Women in Israel: From back of bus to top of agenda
Leading activist Anat Hoffman will keynote conference on gender segregation
Anat Hoffman has been detained by police many times in the course of her decades-long crusade for social justice, during which she has repeatedly confronted gender segregation and discrimination at Jerusalem’s Western Wall and elsewhere.
She learned the difference between being detained and being arrested last autumn, when she was jailed for wearing a Jewish prayer shawl at the Wall – an act forbidden to women by Orthodox religious authorities there.
The police “checked me naked, completely, without my underwear,” said the longtime leader of Women of the Wall and the Israel Religious Action Center. “They dragged me on the floor… They threw me in a cell without a bed, with three other prisoners including a prostitute and a car thief. They threw food through a little window in the door. I lay on the floor covered with my tallit.”
Despite that experience, when Hoffman comes to Brandeis Sunday, April 14, to give the 5th Annual Markowicz Lecture on Gender and Human Rights, she will focus on the positive. Her talk on “Women in Israel: From the Back of the Bus to the Top of the Agenda,” at 7 p.m. in Wasserman Cinematheque, is the keynote address for a conference the following day on gender segregation organized by Gender, Culture, Religion and the Law, a project of the Hadassah-Brandeis Institute.
“There are fantastic victories,” Hoffman said in a recent telephone interview. “Ten years ago, buses were legally [gender] segregated. On almost 100 bus lines, women were asked to enter by the back door and sit in the back of the bus. Almost all have signs now that say this segregation is illegal. There has been a dramatic decline in the number of segregated lines.”
She said great progress also has been made against gender segregation in cemeteries, where Hoffman and her allies successfully sued in a case in which religious authorities refused to allow a woman to eulogize her father, and on the airwaves, where a radio station they sued for refusing to hire women and for beeping out comments by female Members of Knesset was ordered by the government to change its practices or face loss of its license. In the most recent election, 27 of the 120 Knesset seats went to women – the most in Israel’s history.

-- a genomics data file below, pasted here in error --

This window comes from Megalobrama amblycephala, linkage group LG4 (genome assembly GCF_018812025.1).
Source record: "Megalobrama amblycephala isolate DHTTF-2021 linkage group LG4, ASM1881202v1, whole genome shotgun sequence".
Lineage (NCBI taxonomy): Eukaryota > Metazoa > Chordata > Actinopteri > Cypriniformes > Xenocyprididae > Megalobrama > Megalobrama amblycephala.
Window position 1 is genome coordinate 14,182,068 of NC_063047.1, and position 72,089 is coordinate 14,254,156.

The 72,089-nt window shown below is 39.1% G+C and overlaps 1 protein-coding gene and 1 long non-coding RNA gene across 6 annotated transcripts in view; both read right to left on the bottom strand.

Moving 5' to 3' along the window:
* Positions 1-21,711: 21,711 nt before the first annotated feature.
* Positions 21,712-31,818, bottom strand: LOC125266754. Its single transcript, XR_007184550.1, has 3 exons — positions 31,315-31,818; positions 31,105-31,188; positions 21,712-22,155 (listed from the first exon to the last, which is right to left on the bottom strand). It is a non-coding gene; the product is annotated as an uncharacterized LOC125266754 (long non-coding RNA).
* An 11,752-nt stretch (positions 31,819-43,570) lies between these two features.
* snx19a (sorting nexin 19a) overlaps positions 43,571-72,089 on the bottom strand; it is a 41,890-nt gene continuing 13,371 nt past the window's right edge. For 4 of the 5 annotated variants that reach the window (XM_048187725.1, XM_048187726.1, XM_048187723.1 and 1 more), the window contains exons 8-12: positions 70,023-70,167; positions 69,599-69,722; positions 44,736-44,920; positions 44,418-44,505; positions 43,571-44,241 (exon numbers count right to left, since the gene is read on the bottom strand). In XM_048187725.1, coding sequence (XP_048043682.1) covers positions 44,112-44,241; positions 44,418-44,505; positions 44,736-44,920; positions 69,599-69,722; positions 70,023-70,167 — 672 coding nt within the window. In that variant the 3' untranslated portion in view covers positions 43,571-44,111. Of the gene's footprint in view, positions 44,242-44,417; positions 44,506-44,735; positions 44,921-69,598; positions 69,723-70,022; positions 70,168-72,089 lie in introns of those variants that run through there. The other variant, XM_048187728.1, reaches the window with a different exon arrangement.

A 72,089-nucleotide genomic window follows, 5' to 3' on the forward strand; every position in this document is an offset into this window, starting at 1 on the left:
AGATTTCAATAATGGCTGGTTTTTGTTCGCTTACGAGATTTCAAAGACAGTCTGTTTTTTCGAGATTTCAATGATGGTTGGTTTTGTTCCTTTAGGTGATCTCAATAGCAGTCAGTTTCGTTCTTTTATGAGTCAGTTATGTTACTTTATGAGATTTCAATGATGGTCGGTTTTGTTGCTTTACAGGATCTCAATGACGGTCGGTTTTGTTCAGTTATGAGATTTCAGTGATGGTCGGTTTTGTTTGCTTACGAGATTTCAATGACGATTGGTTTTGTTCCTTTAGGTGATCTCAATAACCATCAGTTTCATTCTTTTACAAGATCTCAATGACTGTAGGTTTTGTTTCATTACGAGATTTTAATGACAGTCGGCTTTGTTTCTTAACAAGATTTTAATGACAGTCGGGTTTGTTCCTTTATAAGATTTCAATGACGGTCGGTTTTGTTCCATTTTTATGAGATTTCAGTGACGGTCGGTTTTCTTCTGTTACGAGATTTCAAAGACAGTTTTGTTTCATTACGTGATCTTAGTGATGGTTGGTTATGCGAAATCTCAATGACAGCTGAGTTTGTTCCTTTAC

“It’s not 60,” Hoffman said, “but it’s not bad.”
She is acutely aware that many challenges remain, noting that “every time we eliminate segregation in one place – oops! – it pops up in another.”
Women of the Wall, for example, has had limited success changing rules established by religious authorities and enforced by the police that sharply circumscribe women’s activities at one of Judaism’s holiest sites.
Still, Hoffman said, “Women of the Wall has scored a victory by moving out of obscurity and becoming one of the major issues under discussion in the Jewish world today. We have been around for 24 years but only in the last year and half has that taken place. Paratroopers who joined us have shown it is the consensus view” that women should be able to participate in ritual at the Wall. “Israelis had given up on the Wall, but now that has changed.”
Hoffman was born in Jerusalem and in her youth was a national swimming champion who represented Israel in international competitions. She graduated UCLA with a degree in psychology, found her calling as a social activist and was a longtime member of the Jerusalem City Council.
The conference Hoffman is keynoting is titled “Gendered Rites/Gendered Rights: Sex Segregation, Religious Practice, and Public Life,” and will be held Monday, April 15, in the Luria rooms of Hassenfeld Conference Center.
Scholars from the United States, Israel, Canada and France will participate in panels exploring borderlines between religion and public life; sex segregation and public life; and current trends in sex segregation.
About the Markowicz Memorial Lecture
The Markowicz Memorial Lecture on Gender and Human Rights was created by Sylvia Neil, founder of the Gender, Culture, Religion and the Law project, and her husband, Dan Fischel, in memory of Sylvia's late sister, Diane, to honor her commitment to gender equality and social justice. The series features internationally renowned scholars, judges, and activists discussing ways of negotiating the tensions between gender equality and religious or cultural norms.